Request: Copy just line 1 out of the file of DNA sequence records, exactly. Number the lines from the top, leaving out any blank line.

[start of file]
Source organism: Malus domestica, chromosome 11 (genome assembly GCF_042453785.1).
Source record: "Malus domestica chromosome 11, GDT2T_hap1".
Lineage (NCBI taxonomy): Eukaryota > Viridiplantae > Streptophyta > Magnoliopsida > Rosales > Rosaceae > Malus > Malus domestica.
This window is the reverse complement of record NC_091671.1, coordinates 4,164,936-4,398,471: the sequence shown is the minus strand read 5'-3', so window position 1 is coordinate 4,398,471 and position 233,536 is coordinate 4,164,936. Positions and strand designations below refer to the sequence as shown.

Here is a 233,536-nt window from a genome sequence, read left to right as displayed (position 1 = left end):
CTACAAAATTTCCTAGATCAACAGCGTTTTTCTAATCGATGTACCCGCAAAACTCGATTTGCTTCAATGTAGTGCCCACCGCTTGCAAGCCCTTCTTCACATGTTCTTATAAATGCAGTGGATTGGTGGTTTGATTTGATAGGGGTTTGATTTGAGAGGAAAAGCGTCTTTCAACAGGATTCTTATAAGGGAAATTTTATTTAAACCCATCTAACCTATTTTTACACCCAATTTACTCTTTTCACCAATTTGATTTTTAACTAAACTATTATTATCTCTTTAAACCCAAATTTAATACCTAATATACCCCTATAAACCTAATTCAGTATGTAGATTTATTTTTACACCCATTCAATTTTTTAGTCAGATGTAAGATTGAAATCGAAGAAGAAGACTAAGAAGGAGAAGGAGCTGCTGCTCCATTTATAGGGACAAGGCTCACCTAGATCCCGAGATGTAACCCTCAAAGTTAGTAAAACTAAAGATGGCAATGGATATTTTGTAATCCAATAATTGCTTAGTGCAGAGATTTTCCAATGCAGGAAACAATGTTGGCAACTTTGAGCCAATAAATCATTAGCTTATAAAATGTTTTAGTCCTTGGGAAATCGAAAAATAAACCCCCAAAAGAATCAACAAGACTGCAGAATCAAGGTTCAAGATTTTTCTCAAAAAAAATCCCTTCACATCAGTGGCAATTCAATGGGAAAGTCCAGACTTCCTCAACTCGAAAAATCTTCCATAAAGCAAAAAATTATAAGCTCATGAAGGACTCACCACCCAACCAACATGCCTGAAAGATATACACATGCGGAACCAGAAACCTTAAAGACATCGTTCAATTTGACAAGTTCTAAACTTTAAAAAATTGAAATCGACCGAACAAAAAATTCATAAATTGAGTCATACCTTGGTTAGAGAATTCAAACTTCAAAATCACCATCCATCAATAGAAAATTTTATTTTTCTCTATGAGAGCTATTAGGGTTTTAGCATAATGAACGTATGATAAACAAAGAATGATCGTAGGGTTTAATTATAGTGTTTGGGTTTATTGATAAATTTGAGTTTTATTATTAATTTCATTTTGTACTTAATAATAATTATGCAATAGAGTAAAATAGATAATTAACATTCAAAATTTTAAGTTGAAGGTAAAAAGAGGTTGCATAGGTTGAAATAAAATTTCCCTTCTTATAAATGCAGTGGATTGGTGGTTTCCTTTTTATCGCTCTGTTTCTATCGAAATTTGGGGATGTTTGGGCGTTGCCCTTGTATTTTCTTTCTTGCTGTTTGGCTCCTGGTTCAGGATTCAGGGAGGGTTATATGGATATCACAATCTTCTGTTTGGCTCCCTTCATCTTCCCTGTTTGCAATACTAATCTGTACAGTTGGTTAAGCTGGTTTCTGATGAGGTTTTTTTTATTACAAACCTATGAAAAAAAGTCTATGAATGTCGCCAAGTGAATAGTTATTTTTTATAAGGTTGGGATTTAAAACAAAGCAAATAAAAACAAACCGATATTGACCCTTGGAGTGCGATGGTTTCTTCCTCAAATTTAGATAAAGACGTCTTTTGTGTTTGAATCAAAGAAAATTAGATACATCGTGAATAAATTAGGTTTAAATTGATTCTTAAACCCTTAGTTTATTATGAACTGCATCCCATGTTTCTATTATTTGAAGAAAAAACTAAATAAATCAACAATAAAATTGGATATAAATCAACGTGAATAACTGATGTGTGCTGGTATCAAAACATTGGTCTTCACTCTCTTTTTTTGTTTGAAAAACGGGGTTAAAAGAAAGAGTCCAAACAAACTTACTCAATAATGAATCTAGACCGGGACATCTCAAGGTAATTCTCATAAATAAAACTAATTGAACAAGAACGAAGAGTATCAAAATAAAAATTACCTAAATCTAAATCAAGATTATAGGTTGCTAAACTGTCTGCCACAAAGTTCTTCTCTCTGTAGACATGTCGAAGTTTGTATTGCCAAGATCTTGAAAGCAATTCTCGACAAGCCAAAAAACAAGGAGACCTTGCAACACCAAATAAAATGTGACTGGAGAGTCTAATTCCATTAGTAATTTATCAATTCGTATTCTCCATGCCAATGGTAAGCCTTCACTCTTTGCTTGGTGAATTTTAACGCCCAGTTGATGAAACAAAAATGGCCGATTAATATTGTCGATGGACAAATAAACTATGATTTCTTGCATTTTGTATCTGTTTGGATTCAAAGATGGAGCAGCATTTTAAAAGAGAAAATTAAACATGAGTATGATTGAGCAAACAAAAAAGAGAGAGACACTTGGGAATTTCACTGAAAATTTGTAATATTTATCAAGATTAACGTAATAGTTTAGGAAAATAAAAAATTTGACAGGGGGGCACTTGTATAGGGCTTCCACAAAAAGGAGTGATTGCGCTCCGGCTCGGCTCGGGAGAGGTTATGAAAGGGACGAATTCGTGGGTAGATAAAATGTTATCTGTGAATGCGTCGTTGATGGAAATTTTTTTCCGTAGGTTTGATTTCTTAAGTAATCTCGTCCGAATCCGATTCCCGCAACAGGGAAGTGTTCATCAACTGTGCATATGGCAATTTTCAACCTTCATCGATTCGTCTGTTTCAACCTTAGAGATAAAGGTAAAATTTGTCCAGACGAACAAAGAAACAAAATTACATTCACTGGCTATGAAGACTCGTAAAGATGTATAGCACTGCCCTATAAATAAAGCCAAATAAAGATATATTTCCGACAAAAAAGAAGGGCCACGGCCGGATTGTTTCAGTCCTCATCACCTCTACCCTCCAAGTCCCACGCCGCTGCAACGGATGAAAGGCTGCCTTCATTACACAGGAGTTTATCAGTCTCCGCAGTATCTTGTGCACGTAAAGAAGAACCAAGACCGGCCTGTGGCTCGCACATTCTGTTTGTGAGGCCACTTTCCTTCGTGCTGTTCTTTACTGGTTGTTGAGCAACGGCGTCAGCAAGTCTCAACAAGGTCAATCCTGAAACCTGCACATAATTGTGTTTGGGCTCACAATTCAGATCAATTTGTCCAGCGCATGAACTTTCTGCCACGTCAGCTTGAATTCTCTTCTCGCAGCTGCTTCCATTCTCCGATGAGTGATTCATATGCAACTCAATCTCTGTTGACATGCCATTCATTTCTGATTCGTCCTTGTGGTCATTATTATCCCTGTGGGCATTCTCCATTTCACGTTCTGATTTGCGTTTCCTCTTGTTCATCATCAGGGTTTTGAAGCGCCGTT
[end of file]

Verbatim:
Source organism: Malus domestica, chromosome 11 (genome assembly GCF_042453785.1).